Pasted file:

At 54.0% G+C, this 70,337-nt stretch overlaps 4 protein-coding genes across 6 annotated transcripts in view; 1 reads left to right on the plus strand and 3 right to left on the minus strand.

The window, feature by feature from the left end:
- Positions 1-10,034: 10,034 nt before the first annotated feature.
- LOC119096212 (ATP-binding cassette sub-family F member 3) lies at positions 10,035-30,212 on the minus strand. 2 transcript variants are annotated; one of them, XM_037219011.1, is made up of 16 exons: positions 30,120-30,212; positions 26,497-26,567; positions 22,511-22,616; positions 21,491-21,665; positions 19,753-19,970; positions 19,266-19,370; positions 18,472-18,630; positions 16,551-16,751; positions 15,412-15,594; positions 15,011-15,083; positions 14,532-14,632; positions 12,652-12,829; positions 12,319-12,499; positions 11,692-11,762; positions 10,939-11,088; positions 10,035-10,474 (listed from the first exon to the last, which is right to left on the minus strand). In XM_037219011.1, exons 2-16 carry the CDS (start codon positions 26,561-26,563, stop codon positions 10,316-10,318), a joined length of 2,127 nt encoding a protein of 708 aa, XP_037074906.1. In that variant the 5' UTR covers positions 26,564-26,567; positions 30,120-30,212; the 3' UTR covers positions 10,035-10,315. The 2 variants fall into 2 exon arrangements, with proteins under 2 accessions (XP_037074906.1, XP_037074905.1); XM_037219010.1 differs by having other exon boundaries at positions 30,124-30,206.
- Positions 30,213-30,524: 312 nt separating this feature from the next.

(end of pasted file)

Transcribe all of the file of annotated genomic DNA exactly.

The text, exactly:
At 54.0% G+C, this 70,337-nt stretch overlaps 4 protein-coding genes across 6 annotated transcripts in view; 1 reads left to right on the plus strand and 3 right to left on the minus strand.

The window, feature by feature from the left end:
- Positions 1-10,034: 10,034 nt before the first annotated feature.
- LOC119096212 (ATP-binding cassette sub-family F member 3) lies at positions 10,035-30,212 on the minus strand. 2 transcript variants are annotated; one of them, XM_037219011.1, is made up of 16 exons: positions 30,120-30,212; positions 26,497-26,567; positions 22,511-22,616; positions 21,491-21,665; positions 19,753-19,970; positions 19,266-19,370; positions 18,472-18,630; positions 16,551-16,751; positions 15,412-15,594; positions 15,011-15,083; positions 14,532-14,632; positions 12,652-12,829; positions 12,319-12,499; positions 11,692-11,762; positions 10,939-11,088; positions 10,035-10,474 (listed from the first exon to the last, which is right to left on the minus strand). In XM_037219011.1, exons 2-16 carry the CDS (start codon positions 26,561-26,563, stop codon positions 10,316-10,318), a joined length of 2,127 nt encoding a protein of 708 aa, XP_037074906.1. In that variant the 5' UTR covers positions 26,564-26,567; positions 30,120-30,212; the 3' UTR covers positions 10,035-10,315. The 2 variants fall into 2 exon arrangements, with proteins under 2 accessions (XP_037074906.1, XP_037074905.1); XM_037219010.1 differs by having other exon boundaries at positions 30,124-30,206.
- Positions 30,213-30,524: 312 nt separating this feature from the next.